Sen. Joseph Biden, D-Del.
The buzz over who Sen. Barack Obama would choose as his running mate ended today when news leaked from sources in the campaign before the presumptive Democratic nominee announced to supporters via text message his selection of Sen. Joseph Biden of Delaware.
Biden, in his sixth Senate term, sought his party’s presidential nomination this year but dropped out after the Iowa caucuses Jan. 3. He also ran for president in 1988 but withdrew after he was accused of plagiarizing a speech by then-British Labour Party leader Neil Kinnock.
Biden, chairman of the Senate Committee on Foreign Relations, has been touted as a potential Obama running mate because of his foreign policy experience. But while Obama has made his opposition to the war in Iraq a central part of his campaign, Biden voted in October 2002 for the final resolution authorizing military action.
Biden’s son, Joseph Robinette “Beau” Biden III – Delaware’s attorney general – will be deployed in October to Iraq with his Army National Guard.
“I don’t want him going,” Biden told an Iowa state fair crowd a year ago. “But I don’t want my grandsons or granddaughters going back in 15 years. So how we leave makes a big difference.”
Prior to the announcement, Obama spelled out his three main requirements for a running mate. The VP nominee, he said, had to be prepared to be president, able to help him govern and willing to challenge his thinking.
Biden will join him in Illinois today for a massive rally to kick off a pre-convention tour of battleground states.
In an interview that aired this morning on “The Early Show” on CBS, Obama said, “Obviously, the most important question is: Is this person ready to be president? Can this person help me govern? Are they going to be an effective partner in creating the kind of economic opportunity here at home and guiding us through some dangerous waters internationally?”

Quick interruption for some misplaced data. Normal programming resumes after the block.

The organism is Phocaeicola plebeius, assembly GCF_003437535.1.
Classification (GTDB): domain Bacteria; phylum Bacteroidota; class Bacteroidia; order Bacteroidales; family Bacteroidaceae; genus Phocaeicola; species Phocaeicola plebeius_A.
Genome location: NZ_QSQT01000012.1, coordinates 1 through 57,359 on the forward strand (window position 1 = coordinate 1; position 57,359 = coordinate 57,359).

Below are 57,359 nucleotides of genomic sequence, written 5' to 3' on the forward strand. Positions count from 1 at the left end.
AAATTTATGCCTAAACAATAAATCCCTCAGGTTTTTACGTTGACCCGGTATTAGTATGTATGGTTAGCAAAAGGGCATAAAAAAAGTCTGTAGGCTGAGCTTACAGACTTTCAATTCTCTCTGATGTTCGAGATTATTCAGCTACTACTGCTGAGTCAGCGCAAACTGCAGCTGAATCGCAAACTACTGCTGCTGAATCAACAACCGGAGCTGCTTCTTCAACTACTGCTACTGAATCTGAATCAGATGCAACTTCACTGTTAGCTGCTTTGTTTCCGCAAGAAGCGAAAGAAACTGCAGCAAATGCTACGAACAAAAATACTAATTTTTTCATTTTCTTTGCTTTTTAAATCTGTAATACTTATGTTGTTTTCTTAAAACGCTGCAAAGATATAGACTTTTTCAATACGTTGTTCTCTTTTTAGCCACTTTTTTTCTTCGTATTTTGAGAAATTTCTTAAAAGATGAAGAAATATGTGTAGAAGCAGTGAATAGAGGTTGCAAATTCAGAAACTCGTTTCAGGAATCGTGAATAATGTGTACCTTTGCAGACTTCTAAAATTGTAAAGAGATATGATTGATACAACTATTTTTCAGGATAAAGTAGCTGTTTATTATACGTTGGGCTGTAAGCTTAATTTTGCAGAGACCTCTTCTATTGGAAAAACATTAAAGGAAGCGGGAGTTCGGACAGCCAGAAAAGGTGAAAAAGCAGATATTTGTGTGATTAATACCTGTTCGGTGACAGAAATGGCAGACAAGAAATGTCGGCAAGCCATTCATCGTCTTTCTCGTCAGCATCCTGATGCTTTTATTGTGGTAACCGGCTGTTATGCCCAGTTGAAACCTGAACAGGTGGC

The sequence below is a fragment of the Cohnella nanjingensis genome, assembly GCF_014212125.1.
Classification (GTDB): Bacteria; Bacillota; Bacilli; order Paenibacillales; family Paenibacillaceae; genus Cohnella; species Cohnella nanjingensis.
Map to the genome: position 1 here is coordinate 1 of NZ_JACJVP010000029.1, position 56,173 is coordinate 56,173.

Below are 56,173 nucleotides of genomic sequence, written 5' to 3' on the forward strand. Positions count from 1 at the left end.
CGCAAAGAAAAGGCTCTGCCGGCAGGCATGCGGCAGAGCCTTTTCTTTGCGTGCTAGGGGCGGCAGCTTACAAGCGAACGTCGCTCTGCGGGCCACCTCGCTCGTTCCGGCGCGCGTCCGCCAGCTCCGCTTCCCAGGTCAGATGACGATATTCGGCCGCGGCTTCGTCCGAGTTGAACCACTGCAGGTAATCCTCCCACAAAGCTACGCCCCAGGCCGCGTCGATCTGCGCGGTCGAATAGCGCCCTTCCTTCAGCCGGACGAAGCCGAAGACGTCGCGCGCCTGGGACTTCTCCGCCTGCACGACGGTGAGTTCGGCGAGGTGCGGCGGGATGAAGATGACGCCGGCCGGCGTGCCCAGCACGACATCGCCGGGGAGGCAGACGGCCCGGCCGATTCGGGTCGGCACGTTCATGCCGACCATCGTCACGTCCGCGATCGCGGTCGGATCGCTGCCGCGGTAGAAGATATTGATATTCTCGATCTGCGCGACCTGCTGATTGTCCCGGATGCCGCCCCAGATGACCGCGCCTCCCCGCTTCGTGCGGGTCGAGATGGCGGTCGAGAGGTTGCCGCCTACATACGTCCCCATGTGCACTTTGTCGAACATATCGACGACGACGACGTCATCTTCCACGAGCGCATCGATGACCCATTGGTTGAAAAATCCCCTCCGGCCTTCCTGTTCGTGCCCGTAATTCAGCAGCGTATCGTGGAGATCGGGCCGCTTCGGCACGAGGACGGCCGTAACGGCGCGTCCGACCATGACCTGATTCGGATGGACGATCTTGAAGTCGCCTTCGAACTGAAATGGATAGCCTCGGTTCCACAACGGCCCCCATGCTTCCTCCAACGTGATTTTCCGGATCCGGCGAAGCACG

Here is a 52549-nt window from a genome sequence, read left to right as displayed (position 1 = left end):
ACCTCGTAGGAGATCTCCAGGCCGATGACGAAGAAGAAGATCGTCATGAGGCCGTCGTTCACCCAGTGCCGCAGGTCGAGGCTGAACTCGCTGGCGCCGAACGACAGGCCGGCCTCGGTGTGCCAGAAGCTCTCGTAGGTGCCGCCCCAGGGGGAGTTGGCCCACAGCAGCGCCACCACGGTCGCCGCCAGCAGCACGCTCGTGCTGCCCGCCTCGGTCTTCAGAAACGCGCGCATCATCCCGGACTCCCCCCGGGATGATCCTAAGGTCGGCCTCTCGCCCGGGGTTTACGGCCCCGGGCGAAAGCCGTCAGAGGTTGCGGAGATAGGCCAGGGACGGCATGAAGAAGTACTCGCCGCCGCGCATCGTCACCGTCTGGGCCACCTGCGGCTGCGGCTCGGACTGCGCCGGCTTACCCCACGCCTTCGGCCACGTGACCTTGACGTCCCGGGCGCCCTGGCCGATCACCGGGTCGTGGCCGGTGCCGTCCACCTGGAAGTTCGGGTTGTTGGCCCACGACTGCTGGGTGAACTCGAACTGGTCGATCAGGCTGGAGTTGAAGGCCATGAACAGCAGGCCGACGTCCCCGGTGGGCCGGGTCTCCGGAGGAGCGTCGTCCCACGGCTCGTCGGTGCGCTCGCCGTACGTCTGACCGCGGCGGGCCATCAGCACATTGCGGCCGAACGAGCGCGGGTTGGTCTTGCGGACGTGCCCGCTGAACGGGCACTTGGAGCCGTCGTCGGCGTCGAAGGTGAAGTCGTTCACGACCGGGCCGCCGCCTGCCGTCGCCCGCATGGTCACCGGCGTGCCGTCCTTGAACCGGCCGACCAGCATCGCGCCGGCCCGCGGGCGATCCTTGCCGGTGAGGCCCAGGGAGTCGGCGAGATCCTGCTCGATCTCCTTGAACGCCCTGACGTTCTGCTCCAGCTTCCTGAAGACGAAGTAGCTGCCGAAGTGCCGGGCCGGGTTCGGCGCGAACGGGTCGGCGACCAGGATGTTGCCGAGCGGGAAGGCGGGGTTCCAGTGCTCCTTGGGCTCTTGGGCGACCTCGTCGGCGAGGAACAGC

Obama added he also wanted “somebody who is going to be able to challenge my thinking and not simply be a ‘yes person’ when it comes to policymaking.”
Biden has a long history of making statements that have required him to explain and apologize.
Last year, when competing for the presidential nomination, he said Obama was “not yet ready” to be president. He was forced to apologize for describing Obama as “the first mainstream African-American who is articulate and bright and clean and a nice-looking guy,” a statement that drew accusations of racial insensitivity.
While campaigning in New Hampshire, Biden, speaking to an Indian-American supporter, remarked “you cannot go to a 7-Eleven or a Dunkin’ Donuts unless you have a slight Indian accent.”
Among the known finalists, along with Biden, were Sen. Evan Bayh of Indiana, Virginia Gov. Tim Kaine and Kansas Gov. Kathleen Sebelius. Rep. Chet Edwards was mentioned today, but analysts saw it as a gesture to House Speaker Nancy Pelosi, who wanted Obama to seriously consider a Democratic Congress member.
The presumptive Republican nominee Sen. John McCain, meanwhile, has not decided on a running mate, according to GOP officials.
Former Massachusetts Gov. Mitt Romney and Minnesota Gov. Tim Pawlenty are likely to be at the top of the list. Riskier picks, such as Pennsylvania Gov. Tom Ridge and Sen. Joe Lieberman, also have been mentioned.
McCain is expected to make his announcement after the Democratic National Convention ends Thursday.
The Arizona senator plans pre-convention rallies in the swing states of Ohio, Michigan and Pennsylvania.
Biden is up for re-election to the Senate this year and, according to Delaware election law, can remain on the ballot and run for both seats. If he wins both seats, he can take the Senate oath and then resign. Gov. Ruth Ann Minner, a Democrat, would then appoint his replacement who would serve until 2010.
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